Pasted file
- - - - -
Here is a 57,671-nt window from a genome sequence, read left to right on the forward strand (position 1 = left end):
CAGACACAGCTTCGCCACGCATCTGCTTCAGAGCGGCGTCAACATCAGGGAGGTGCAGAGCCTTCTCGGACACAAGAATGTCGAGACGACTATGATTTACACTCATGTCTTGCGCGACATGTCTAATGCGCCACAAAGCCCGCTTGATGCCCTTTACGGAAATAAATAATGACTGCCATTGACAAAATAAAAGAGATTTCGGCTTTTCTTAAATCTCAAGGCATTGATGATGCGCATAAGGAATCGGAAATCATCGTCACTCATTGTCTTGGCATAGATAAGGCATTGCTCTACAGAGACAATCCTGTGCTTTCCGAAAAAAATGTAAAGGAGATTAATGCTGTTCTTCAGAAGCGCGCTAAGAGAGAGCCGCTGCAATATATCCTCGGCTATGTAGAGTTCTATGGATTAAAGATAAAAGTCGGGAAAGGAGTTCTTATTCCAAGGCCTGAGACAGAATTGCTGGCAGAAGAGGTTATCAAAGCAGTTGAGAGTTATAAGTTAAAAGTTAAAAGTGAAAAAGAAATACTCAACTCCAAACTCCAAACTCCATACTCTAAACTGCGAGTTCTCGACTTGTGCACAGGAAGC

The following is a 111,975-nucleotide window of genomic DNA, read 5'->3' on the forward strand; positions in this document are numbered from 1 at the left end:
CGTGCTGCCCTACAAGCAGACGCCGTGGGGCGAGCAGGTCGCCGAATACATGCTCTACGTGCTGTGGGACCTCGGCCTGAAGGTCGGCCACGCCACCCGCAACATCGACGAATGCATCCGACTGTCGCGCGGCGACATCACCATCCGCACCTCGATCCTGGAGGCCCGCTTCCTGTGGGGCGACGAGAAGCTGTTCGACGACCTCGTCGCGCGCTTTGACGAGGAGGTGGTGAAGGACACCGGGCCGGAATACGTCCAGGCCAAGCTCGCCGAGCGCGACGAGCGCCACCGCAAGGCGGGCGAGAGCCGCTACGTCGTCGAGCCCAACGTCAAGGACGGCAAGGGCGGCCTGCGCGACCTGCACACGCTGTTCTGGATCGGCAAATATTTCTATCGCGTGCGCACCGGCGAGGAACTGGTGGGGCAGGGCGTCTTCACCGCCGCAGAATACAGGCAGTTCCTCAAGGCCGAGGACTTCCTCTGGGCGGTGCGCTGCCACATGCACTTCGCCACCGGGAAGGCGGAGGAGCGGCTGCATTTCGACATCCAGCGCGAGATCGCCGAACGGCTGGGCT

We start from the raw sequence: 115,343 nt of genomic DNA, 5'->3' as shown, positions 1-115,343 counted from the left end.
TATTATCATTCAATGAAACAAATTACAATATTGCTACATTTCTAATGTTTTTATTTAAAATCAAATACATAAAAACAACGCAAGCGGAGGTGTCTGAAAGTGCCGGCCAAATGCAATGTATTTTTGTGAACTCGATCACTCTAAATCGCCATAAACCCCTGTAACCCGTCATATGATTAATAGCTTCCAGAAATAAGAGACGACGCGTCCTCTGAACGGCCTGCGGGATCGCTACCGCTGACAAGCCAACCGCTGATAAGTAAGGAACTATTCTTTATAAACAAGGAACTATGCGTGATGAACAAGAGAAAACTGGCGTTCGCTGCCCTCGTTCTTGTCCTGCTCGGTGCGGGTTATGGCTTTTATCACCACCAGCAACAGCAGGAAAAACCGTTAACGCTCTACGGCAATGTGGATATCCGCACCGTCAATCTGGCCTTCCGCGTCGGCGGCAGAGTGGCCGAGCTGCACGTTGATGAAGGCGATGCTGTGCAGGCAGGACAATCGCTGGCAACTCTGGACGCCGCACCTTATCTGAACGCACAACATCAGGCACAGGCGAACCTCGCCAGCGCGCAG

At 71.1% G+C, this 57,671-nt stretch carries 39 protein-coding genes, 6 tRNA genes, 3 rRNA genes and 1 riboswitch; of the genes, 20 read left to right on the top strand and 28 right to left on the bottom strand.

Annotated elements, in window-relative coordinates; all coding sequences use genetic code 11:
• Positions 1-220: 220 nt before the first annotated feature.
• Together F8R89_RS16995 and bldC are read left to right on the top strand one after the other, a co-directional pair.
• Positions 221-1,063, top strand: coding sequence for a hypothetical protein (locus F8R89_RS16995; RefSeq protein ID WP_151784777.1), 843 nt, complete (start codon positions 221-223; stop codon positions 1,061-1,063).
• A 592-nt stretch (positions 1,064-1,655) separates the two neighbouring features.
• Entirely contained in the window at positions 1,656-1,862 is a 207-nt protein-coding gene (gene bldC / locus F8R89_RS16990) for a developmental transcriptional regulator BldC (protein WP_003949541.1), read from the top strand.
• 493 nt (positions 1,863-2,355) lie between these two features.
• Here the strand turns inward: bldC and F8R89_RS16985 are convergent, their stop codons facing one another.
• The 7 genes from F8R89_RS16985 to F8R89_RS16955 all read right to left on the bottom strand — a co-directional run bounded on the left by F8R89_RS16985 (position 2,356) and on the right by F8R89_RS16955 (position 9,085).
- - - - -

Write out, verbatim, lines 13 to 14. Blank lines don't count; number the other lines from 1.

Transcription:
• Entirely contained in the window at positions 1,656-1,862 is a 207-nt protein-coding gene (gene bldC / locus F8R89_RS16990) for a developmental transcriptional regulator BldC (protein WP_003949541.1), read from the top strand.
• 493 nt (positions 1,863-2,355) lie between these two features.